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Tribe loosens leash on Salazar as season winds down

Tribe loosens leash on Salazar as season winds down

Tribe loosens leash on Salazar as season winds down play video for Tribe loosens leash on Salazar as season winds down

CLEVELAND -- Danny Salazar said after his outing Wednesday that he had been told the pitch limits Cleveland put on him in the past would not be in place as he threw in Kansas City. On Thursday, Indians manager Terry Francona said that wasn't quite the case.

Salazar threw 89 pitches in his debut on July 11 and 103 pitches against Detroit in the next outing. Across the seven outings since then, the 23-year-old has been held to between 71 pitches and 82 pitches, with the latter total being achieved on Wednesday when he tossed six innings.

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"We've gotten to a point in the year now where we're actually starting to stretch him back a little bit," Francona said, "and he looks strong. Now, we're not going to let him go out there and just flail away at 130 pitches.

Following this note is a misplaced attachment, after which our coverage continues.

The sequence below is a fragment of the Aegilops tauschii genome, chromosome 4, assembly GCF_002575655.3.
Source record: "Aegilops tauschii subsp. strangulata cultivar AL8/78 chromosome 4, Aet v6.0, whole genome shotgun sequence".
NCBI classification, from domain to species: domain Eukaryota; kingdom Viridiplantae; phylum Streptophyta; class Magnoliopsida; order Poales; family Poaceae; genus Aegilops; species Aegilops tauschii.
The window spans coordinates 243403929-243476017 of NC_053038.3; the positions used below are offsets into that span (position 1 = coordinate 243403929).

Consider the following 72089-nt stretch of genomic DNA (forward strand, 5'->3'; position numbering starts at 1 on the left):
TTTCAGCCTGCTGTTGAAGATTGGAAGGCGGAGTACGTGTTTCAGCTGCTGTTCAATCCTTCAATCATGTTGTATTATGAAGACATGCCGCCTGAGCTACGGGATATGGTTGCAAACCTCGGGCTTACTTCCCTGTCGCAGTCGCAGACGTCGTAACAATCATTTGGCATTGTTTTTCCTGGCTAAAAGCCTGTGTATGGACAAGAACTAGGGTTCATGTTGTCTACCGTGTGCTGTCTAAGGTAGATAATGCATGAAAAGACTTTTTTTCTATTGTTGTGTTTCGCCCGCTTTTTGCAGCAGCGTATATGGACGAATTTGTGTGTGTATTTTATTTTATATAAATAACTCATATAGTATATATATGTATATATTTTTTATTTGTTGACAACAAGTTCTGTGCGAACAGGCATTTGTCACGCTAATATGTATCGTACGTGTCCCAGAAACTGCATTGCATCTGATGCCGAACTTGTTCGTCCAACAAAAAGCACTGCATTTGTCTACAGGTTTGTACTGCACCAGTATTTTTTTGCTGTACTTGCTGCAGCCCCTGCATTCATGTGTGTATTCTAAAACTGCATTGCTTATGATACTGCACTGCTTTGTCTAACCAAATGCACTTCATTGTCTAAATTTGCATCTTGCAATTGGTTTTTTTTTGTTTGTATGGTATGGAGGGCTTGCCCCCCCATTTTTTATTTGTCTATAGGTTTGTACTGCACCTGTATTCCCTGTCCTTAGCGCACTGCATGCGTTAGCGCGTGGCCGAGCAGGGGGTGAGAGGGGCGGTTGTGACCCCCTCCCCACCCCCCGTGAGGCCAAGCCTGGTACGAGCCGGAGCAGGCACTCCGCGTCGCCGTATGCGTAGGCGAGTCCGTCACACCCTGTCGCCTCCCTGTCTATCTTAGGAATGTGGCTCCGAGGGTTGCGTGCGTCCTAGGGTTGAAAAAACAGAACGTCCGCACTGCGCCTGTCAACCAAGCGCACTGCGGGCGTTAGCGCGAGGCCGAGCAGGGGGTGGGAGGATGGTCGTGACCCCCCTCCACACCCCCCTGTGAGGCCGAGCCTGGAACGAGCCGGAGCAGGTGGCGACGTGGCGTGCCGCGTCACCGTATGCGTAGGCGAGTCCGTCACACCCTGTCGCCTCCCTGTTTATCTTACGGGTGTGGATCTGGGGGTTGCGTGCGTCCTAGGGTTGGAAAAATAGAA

"I think part of what was getting in the way is he kept looking up at the pitch count. He was not only trying to get outs, he was trying to get them quick."

After undergoing Tommy John surgery in August 2010 and missing most of '11, Salazar began this year at Double-A Akron and moved to Triple-A Columbus before joining the Indians. In 21 Minor League appearances (20 starts), Salazar threw an average of about 70 pitches each time he took the hill.

In nine starts with the Tribe, Salazar is 1-3 with a 3.09 ERA. He has 57 strikeouts and 14 walks over 46 2/3 innings.

The Indians have kept a close eye on their young flamethrower, and while the restrictions of the past seem to be loosening, the organization will continue to make sure that his future is not jeopardized.

"We're never going to just have him untethered," said Francona, who doesn't want to overwork any of his pitchers, regardless of past injuries or operations. "Danny's in a good spot. And if he wasn't in a good spot, we wouldn't be pitching him."

Mark Emery is an associate reporter for MLB.com. This story was not subject to the approval of Major League Baseball or its clubs.

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